Kuti, Fela and Femi. Nigerian father-and-son exemplars of Afrobeat, a term Fela coined to describe his fusion of West African polyrhythms, jazz vamping, and ’70s-style funk. The outsize, sax-tootin’ Fela was a polygamist who had 27 wives, boasted of Wilt Chamberlain levels of promiscuity, and was prone to performing in nothing but bikini briefs. He died of H.I.V.-related illness in 1997, after a tumultuous life in which he sparred frequently with Nigeria’s various military regimes. Fela’s principled political stands, hypnotic music, and generally outré personality have made him, even in death, a cause célèbre of world-music Snobs, BRIAN ENO chief among them. His son Femi, who had been performing with Fela since his teens, carries on the Afrobeat legacy with the help of his (only) wife, who is actually named Funke.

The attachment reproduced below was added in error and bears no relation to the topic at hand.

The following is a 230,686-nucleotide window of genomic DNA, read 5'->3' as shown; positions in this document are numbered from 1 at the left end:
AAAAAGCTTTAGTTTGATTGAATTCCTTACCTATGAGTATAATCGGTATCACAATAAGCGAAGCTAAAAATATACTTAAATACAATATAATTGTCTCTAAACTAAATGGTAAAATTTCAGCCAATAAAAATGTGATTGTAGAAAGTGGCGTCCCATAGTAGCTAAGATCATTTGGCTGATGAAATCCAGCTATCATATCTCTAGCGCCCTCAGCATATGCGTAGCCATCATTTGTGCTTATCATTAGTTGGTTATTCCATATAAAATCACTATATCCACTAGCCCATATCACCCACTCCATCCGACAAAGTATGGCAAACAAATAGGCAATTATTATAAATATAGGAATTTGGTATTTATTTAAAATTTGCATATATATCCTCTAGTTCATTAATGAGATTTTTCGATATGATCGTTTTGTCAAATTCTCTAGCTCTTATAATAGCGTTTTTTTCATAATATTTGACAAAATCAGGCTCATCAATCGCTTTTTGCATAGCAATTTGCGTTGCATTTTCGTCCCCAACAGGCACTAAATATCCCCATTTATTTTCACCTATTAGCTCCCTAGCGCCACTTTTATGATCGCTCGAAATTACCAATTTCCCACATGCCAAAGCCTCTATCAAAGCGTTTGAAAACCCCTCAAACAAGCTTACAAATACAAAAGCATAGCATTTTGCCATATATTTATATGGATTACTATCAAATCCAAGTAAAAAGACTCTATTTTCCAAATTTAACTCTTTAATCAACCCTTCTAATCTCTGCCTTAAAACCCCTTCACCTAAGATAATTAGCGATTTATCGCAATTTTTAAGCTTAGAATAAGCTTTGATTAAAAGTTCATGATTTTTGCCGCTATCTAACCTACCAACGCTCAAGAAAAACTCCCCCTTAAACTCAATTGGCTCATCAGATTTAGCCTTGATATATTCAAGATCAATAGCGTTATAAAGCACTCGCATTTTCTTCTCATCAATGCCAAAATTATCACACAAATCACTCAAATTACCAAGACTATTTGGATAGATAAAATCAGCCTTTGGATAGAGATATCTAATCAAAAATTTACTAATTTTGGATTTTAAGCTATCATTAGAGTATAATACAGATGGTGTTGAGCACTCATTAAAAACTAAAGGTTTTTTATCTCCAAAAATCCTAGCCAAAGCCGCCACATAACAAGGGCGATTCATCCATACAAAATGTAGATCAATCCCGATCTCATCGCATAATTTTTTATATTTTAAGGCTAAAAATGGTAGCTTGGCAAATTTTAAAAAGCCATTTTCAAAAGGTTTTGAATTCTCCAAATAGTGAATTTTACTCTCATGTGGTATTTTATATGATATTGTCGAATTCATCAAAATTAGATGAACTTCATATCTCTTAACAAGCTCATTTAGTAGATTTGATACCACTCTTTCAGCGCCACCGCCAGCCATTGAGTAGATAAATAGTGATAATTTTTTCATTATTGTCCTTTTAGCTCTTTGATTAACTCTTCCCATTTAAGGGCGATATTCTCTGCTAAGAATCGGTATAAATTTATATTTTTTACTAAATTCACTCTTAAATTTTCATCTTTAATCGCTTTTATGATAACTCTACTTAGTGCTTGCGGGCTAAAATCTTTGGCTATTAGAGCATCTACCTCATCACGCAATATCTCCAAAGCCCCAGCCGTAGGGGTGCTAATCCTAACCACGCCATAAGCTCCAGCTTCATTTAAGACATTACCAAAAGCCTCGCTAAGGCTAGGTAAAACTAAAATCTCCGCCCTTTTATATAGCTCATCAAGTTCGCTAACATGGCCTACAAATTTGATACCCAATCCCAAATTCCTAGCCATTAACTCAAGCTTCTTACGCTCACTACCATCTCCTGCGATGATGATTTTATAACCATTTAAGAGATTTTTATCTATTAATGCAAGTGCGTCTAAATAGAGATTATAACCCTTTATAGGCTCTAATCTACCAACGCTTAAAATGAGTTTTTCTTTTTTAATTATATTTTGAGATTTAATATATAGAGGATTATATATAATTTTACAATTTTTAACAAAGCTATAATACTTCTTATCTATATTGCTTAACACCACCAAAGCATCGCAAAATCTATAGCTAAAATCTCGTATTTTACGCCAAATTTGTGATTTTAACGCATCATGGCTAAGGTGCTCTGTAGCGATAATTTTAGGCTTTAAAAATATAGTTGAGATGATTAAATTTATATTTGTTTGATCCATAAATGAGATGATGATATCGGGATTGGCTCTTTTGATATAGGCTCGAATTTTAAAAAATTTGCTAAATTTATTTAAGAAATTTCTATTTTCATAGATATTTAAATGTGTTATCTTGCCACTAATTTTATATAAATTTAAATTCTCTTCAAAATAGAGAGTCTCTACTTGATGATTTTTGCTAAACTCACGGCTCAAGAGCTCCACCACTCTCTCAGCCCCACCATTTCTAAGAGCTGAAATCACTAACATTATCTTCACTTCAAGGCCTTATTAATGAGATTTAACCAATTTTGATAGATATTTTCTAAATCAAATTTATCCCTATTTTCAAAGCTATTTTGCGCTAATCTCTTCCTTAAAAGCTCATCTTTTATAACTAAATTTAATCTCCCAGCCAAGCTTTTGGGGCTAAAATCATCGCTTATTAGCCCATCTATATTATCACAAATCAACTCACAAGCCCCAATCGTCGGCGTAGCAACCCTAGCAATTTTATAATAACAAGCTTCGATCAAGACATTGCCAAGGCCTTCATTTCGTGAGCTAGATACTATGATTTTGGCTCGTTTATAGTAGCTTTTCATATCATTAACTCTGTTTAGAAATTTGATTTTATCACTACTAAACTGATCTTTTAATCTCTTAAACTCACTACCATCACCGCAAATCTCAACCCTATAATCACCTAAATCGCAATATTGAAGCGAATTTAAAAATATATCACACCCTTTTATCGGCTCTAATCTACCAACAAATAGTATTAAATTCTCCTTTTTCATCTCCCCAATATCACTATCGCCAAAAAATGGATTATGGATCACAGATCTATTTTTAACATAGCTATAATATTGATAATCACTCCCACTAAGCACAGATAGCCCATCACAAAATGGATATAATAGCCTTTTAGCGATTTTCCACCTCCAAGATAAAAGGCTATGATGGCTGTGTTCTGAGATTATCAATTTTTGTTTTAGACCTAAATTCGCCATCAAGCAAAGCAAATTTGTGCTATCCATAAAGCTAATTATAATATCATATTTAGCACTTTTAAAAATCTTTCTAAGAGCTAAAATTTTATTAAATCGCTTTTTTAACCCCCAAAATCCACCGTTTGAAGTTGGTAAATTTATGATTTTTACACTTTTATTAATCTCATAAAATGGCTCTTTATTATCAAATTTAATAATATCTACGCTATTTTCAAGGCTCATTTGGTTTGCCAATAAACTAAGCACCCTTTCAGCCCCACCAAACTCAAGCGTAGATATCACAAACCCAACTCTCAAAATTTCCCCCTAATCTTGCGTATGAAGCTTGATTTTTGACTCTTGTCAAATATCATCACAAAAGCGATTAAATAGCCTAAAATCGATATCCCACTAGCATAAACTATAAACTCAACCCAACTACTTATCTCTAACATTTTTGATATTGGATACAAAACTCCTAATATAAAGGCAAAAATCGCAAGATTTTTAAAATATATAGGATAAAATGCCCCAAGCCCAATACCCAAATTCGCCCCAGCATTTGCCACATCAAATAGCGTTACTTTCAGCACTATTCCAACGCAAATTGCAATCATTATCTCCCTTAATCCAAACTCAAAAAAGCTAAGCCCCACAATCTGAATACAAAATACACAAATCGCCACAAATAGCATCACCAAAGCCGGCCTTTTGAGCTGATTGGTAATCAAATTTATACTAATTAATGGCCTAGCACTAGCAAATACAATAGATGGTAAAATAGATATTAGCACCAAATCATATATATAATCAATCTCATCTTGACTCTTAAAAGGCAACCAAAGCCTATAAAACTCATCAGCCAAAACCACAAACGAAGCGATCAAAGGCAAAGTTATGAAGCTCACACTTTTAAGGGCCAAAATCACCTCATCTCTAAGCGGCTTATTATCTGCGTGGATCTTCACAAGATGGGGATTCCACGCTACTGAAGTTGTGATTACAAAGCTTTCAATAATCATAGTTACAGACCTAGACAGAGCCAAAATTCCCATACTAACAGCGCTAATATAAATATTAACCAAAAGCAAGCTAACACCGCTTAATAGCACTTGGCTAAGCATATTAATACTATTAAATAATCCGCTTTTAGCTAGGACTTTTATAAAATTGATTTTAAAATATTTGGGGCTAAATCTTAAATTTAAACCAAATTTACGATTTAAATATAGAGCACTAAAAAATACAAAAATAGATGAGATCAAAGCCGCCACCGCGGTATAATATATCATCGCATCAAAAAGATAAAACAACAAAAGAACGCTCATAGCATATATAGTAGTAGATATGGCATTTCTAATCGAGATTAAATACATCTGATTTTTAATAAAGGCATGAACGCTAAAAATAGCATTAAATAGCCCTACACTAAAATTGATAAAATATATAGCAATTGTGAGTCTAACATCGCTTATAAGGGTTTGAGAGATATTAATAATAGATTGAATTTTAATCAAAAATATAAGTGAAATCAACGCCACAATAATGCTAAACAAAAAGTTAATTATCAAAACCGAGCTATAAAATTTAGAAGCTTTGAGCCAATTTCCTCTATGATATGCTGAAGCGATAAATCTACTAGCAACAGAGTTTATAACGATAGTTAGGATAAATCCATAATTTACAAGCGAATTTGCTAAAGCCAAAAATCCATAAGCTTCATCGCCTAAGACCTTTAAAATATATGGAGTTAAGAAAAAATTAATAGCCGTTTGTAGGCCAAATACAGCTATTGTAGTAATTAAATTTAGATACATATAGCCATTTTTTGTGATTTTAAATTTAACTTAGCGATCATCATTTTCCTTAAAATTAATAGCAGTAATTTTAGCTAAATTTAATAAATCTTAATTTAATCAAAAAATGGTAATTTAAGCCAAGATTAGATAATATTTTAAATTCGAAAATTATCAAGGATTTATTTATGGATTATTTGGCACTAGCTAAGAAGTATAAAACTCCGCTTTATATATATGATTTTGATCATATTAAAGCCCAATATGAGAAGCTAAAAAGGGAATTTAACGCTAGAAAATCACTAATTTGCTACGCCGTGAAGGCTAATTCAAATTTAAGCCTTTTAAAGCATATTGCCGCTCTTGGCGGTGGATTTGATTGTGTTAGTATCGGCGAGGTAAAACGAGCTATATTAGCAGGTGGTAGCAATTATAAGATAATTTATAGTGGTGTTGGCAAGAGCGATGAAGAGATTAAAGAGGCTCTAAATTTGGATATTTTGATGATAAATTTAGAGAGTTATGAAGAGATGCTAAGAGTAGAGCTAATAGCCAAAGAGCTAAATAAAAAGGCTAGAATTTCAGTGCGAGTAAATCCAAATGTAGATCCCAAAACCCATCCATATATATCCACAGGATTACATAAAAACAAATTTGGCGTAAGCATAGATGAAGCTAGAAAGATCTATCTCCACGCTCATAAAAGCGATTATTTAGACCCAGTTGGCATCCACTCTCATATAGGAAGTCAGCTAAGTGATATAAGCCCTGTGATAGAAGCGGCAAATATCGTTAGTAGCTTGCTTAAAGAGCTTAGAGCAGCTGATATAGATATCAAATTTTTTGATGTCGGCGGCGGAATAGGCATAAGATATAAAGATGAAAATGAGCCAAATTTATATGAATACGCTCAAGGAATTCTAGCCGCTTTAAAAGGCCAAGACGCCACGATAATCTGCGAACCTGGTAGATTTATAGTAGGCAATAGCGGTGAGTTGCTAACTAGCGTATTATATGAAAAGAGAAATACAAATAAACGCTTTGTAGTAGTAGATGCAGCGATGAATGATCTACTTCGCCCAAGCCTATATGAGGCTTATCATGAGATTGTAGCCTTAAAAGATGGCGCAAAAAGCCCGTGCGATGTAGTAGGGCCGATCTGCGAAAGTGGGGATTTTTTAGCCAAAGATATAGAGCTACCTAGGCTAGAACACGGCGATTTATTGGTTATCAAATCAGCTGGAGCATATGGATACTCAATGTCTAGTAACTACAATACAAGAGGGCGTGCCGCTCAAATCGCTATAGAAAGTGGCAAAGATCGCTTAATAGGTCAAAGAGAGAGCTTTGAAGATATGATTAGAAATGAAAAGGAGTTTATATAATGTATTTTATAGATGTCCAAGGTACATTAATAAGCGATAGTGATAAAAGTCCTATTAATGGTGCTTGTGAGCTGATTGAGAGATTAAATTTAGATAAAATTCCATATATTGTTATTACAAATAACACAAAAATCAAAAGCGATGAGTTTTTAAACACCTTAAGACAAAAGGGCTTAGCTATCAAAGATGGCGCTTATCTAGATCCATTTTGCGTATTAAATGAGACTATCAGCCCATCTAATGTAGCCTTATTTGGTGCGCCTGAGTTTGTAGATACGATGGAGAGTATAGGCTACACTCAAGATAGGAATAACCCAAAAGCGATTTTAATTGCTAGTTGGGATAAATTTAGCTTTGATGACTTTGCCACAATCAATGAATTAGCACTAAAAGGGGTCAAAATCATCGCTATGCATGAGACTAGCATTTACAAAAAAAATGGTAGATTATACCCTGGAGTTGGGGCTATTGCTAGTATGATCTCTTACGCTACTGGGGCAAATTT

Laurel Canyon. Hilly Los Angeles neighborhood, located directly above Hollywood’s Sunset Strip, that has come to represent a musical ideal and lifestyle ethos for the burgeoning legions of neo-hairy, 70s-A.O.R. homagists. In the late ’60s, much of L.A.’s new, hippie-pop aristocracy repaired to the woody, brownish Arts and Crafts houses that dot the canyon’s twisty roads (the “very, very, very fine house” shared by Graham Nash and Joni Mitchell was on Lookout Mountain Avenue) and re-invented themselves for the coming decade as denimy, mildly countrified singer-songwriters. Though the scene quickly dissipated as its principals migrated westward to Malibu and northward to Santa Cruz and beyond, the “Laurel Canyon vibe” remains a touchstone for such blissed-out current acts as the Thorns (a quasi supergroup consisting of Matthew Sweet, Pete Droge, and Shawn Mullins) and the Thrills (a youthful quintet of California-obsessed Irishmen whose repertoire includes songs named “Big Sur” and “Don’t Steal Our Sun”).